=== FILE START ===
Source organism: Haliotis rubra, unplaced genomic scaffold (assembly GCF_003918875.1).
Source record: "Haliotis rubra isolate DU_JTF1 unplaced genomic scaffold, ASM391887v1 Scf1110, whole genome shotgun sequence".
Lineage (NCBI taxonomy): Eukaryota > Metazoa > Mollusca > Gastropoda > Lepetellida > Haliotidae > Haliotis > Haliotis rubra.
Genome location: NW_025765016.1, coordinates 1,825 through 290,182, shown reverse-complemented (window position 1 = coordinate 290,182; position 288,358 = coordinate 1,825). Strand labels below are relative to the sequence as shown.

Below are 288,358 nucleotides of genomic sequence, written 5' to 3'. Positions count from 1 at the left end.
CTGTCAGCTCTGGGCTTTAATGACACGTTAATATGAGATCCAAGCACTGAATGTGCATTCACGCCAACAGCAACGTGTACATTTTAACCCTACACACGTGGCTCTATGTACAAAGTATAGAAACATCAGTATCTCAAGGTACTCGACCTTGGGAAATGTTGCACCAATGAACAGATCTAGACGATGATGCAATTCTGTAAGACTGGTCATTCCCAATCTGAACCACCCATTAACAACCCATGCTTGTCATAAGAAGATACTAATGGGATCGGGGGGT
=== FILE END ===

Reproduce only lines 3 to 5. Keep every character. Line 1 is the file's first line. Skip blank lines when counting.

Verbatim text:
Lineage (NCBI taxonomy): Eukaryota > Metazoa > Mollusca > Gastropoda > Lepetellida > Haliotidae > Haliotis > Haliotis rubra.
Genome location: NW_025765016.1, coordinates 1,825 through 290,182, shown reverse-complemented (window position 1 = coordinate 290,182; position 288,358 = coordinate 1,825). Strand labels below are relative to the sequence as shown.

Below are 288,358 nucleotides of genomic sequence, written 5' to 3'. Positions count from 1 at the left end.